Westport superintendent: Masks not required at recess; No remote learning next year

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Westport Superintendent Thomas Scarice at a school board meeting on Monday. Taken Oct. 5, 2020.

Westport Superintendent Thomas Scarice at a school board meeting on Monday. Taken Oct. 5, 2020.

DJ Simmons/Hearst Connecticut Media

WESTPORT — Masks are no longer required outside at recess or physical education, Superintendent Thomas Scarice announced as part of the changes to the district’s COVID policies.

The district also will no longer continue offering remote learning next school year, Scarice said in a recent statement.

He said the changes are a response to falling infection rates and rising vaccination numbers.

“As our transmission rates recede to levels not seen since last September, and our vaccination rates continue to climb, I have great confidence that we will safely end this year with a strong sense of normalcy,” Scarice said.

In the statement, he said that, though the Centers for Disease Control and the state Department of Public Health continue to recommend that both vaccinated and unvaccinated people continue to wear masks inside school buildings, there’s more flexibility in outdoor settings. The state Department of Public Health issued its own statement Thursday saying that masks aren’t required when students are outside doing such activities as recess and PE.

Scarice said Westport is choosing to follow that recommendation.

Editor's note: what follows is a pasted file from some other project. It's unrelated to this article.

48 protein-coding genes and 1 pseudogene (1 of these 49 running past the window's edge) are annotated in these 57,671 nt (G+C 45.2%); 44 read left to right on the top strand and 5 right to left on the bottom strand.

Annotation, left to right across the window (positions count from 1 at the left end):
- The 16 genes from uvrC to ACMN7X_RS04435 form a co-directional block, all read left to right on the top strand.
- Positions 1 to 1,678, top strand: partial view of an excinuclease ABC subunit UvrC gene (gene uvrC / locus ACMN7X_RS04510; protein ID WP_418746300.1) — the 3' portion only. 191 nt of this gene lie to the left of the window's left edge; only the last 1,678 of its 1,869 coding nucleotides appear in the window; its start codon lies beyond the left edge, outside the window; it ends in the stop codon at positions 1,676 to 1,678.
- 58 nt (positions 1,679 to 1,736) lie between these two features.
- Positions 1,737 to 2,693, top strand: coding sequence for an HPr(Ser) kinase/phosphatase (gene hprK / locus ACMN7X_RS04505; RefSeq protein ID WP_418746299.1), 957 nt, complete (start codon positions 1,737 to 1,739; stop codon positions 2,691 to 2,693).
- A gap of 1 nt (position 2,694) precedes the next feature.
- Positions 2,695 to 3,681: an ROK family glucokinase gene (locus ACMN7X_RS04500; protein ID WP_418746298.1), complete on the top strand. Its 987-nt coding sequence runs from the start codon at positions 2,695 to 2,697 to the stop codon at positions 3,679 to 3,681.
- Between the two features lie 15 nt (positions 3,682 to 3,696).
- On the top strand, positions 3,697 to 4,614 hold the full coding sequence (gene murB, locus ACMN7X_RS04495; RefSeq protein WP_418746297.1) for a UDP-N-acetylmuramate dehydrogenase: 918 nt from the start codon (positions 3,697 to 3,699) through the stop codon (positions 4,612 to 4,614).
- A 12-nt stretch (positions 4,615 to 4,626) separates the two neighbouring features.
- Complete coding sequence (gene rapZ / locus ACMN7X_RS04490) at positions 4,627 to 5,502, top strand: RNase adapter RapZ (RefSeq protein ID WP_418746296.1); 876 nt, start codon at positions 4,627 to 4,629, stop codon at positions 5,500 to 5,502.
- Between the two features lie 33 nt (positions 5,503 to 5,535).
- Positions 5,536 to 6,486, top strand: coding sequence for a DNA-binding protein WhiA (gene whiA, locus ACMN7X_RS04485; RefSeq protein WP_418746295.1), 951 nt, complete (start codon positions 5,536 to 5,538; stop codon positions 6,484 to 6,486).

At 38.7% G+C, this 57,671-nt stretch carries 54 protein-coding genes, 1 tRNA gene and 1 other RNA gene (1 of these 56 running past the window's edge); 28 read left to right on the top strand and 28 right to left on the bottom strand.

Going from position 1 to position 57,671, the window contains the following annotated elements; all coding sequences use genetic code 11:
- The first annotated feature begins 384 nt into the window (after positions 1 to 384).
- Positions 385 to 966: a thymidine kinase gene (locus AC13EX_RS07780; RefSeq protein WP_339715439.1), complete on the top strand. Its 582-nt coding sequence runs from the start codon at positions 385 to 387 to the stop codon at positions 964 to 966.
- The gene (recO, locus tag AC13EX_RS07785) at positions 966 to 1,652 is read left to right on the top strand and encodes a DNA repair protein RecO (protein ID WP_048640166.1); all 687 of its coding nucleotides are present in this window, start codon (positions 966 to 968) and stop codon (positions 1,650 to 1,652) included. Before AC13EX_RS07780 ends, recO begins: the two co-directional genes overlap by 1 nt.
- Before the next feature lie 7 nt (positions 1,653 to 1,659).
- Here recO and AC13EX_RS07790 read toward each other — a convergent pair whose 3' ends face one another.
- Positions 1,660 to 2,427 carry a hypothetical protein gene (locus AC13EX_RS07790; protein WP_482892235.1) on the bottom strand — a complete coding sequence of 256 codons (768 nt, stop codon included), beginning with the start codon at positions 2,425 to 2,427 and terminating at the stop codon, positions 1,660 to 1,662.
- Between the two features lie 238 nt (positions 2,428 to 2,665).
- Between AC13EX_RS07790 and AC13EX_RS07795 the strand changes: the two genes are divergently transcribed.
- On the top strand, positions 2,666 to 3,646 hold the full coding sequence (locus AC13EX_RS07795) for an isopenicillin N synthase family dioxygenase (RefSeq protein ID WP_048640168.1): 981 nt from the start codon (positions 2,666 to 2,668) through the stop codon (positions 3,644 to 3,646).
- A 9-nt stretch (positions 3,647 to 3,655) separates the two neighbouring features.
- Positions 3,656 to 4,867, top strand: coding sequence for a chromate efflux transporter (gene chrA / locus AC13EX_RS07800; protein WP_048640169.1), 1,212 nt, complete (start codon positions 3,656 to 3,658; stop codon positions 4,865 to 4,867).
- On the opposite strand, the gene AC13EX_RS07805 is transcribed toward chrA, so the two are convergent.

“With our low community transmission rates in both the town and our schools, as well as an increasing number of vaccinated staff and students, masks will no longer be required for students when outdoors for both recess and PE,” he said. “We will continue to move towards a return to complete normalcy as quickly as possible, while keeping appropriate measures in place to ensure the safety of our students and staff.”

In the same statement, Scarice announced that the Westport Public School won’t offer remote learning “as a permanent instructional option for next school year,” unless otherwise mandated by the state.

“The remote learning option, like a number of other approaches and investments, has been critical to our remarkable success this year,” Scarice said. “Although students have experienced success in this pandemic year, if anything else, this year clearly proved that there is no replacement for in-person learning.”

Peter Yazbak, spokesman for the state Department of Education, said he doesn’t know how many districts have changed their mask strategies or discontinued remote learning for the coming year, but that many places are updating their responses.

“As the CDC updates its guidance, we continue to work closely with (the state Department of Public Health) to assess the suite of mitigation strategies the state has focused on this school year, including the wearing of masks,” Yazbak said. “We also continue to provide districts with guidance on additional recommendations around the use of mitigation efforts in schools while emphasizing the importance of remaining vigilant despite warmer weather and the rollout of the vaccine.”